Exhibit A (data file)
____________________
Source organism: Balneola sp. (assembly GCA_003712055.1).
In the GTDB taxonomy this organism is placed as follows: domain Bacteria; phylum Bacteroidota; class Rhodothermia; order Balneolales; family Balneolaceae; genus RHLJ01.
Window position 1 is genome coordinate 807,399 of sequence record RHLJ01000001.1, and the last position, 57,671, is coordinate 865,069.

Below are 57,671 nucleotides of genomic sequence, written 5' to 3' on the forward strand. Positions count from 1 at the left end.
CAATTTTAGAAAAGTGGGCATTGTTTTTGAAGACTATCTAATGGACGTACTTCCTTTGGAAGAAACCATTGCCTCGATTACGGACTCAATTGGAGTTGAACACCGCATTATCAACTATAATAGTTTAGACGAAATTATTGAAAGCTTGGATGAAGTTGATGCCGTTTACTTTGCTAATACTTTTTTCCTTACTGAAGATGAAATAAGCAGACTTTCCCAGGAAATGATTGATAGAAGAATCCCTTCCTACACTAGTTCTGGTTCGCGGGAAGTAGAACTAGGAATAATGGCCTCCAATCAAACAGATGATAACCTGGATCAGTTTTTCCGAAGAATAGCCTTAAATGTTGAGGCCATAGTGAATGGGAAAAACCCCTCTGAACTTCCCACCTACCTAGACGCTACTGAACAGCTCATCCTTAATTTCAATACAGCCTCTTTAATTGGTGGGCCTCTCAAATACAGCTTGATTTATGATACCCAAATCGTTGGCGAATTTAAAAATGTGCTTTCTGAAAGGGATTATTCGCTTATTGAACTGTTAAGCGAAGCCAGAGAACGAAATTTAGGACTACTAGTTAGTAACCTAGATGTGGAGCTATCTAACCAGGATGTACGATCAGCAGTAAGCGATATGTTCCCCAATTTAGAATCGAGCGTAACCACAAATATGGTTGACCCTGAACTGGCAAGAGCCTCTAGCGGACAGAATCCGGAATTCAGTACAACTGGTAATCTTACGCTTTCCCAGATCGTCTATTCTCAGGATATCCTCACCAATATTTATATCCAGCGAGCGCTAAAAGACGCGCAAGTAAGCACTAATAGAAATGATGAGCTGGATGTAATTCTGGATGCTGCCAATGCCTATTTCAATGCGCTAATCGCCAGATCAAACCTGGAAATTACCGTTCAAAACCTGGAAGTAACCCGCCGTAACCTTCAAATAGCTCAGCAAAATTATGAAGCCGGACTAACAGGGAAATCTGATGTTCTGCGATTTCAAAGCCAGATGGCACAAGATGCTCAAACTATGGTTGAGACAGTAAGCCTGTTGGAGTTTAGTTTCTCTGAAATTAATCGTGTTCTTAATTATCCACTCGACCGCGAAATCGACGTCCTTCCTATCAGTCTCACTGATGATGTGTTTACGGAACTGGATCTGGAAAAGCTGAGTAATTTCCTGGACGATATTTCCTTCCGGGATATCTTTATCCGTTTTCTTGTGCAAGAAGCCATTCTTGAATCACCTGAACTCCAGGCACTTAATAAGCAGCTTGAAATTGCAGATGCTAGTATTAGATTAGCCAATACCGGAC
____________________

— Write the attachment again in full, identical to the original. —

Source organism: Balneola sp. (assembly GCA_003712055.1).
In the GTDB taxonomy this organism is placed as follows: domain Bacteria; phylum Bacteroidota; class Rhodothermia; order Balneolales; family Balneolaceae; genus RHLJ01.
Window position 1 is genome coordinate 807,399 of sequence record RHLJ01000001.1, and the last position, 57,671, is coordinate 865,069.

Below are 57,671 nucleotides of genomic sequence, written 5' to 3' on the forward strand. Positions count from 1 at the left end.
CAATTTTAGAAAAGTGGGCATTGTTTTTGAAGACTATCTAATGGACGTACTTCCTTTGGAAGAAACCATTGCCTCGATTACGGACTCAATTGGAGTTGAACACCGCATTATCAACTATAATAGTTTAGACGAAATTATTGAAAGCTTGGATGAAGTTGATGCCGTTTACTTTGCTAATACTTTTTTCCTTACTGAAGATGAAATAAGCAGACTTTCCCAGGAAATGATTGATAGAAGAATCCCTTCCTACACTAGTTCTGGTTCGCGGGAAGTAGAACTAGGAATAATGGCCTCCAATCAAACAGATGATAACCTGGATCAGTTTTTCCGAAGAATAGCCTTAAATGTTGAGGCCATAGTGAATGGGAAAAACCCCTCTGAACTTCCCACCTACCTAGACGCTACTGAACAGCTCATCCTTAATTTCAATACAGCCTCTTTAATTGGTGGGCCTCTCAAATACAGCTTGATTTATGATACCCAAATCGTTGGCGAATTTAAAAATGTGCTTTCTGAAAGGGATTATTCGCTTATTGAACTGTTAAGCGAAGCCAGAGAACGAAATTTAGGACTACTAGTTAGTAACCTAGATGTGGAGCTATCTAACCAGGATGTACGATCAGCAGTAAGCGATATGTTCCCCAATTTAGAATCGAGCGTAACCACAAATATGGTTGACCCTGAACTGGCAAGAGCCTCTAGCGGACAGAATCCGGAATTCAGTACAACTGGTAATCTTACGCTTTCCCAGATCGTCTATTCTCAGGATATCCTCACCAATATTTATATCCAGCGAGCGCTAAAAGACGCGCAAGTAAGCACTAATAGAAATGATGAGCTGGATGTAATTCTGGATGCTGCCAATGCCTATTTCAATGCGCTAATCGCCAGATCAAACCTGGAAATTACCGTTCAAAACCTGGAAGTAACCCGCCGTAACCTTCAAATAGCTCAGCAAAATTATGAAGCCGGACTAACAGGGAAATCTGATGTTCTGCGATTTCAAAGCCAGATGGCACAAGATGCTCAAACTATGGTTGAGACAGTAAGCCTGTTGGAGTTTAGTTTCTCTGAAATTAATCGTGTTCTTAATTATCCACTCGACCGCGAAATCGACGTCCTTCCTATCAGTCTCACTGATGATGTGTTTACGGAACTGGATCTGGAAAAGCTGAGTAATTTCCTGGACGATATTTCCTTCCGGGATATCTTTATCCGTTTTCTTGTGCAAGAAGCCATTCTTGAATCACCTGAACTCCAGGCACTTAATAAGCAGCTTGAAATTGCAGATGCTAGTATTAGATTAGCCAATACCGGAC